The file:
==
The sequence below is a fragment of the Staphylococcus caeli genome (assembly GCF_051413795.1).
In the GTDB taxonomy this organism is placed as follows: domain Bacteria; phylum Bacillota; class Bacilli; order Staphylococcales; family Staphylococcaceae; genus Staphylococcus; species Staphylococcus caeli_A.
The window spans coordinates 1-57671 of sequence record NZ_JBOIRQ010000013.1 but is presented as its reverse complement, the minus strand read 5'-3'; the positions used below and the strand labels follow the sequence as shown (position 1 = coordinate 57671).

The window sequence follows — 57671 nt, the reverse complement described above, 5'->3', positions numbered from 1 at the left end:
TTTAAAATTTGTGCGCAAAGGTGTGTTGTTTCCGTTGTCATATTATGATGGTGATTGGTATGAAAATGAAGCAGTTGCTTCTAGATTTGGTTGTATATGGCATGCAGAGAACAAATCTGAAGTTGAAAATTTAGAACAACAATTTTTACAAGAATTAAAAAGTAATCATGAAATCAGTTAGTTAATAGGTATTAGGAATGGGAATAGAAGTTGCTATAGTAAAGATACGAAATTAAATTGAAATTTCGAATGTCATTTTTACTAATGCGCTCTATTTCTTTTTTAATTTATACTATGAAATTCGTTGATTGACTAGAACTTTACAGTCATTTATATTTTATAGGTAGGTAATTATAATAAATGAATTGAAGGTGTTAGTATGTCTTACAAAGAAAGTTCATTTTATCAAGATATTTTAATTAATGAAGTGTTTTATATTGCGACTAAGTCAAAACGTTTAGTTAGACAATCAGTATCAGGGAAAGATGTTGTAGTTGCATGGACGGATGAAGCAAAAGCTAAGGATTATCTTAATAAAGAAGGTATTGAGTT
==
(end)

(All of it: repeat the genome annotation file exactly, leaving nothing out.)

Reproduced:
The sequence below is a fragment of the Staphylococcus caeli genome (assembly GCF_051413795.1).
In the GTDB taxonomy this organism is placed as follows: domain Bacteria; phylum Bacillota; class Bacilli; order Staphylococcales; family Staphylococcaceae; genus Staphylococcus; species Staphylococcus caeli_A.
The window spans coordinates 1-57671 of sequence record NZ_JBOIRQ010000013.1 but is presented as its reverse complement, the minus strand read 5'-3'; the positions used below and the strand labels follow the sequence as shown (position 1 = coordinate 57671).

The window sequence follows — 57671 nt, the reverse complement described above, 5'->3', positions numbered from 1 at the left end:
TTTAAAATTTGTGCGCAAAGGTGTGTTGTTTCCGTTGTCATATTATGATGGTGATTGGTATGAAAATGAAGCAGTTGCTTCTAGATTTGGTTGTATATGGCATGCAGAGAACAAATCTGAAGTTGAAAATTTAGAACAACAATTTTTACAAGAATTAAAAAGTAATCATGAAATCAGTTAGTTAATAGGTATTAGGAATGGGAATAGAAGTTGCTATAGTAAAGATACGAAATTAAATTGAAATTTCGAATGTCATTTTTACTAATGCGCTCTATTTCTTTTTTAATTTATACTATGAAATTCGTTGATTGACTAGAACTTTACAGTCATTTATATTTTATAGGTAGGTAATTATAATAAATGAATTGAAGGTGTTAGTATGTCTTACAAAGAAAGTTCATTTTATCAAGATATTTTAATTAATGAAGTGTTTTATATTGCGACTAAGTCAAAACGTTTAGTTAGACAATCAGTATCAGGGAAAGATGTTGTAGTTGCATGGACGGATGAAGCAAAAGCTAAGGATTATCTTAATAAAGAAGGTATTGAGTT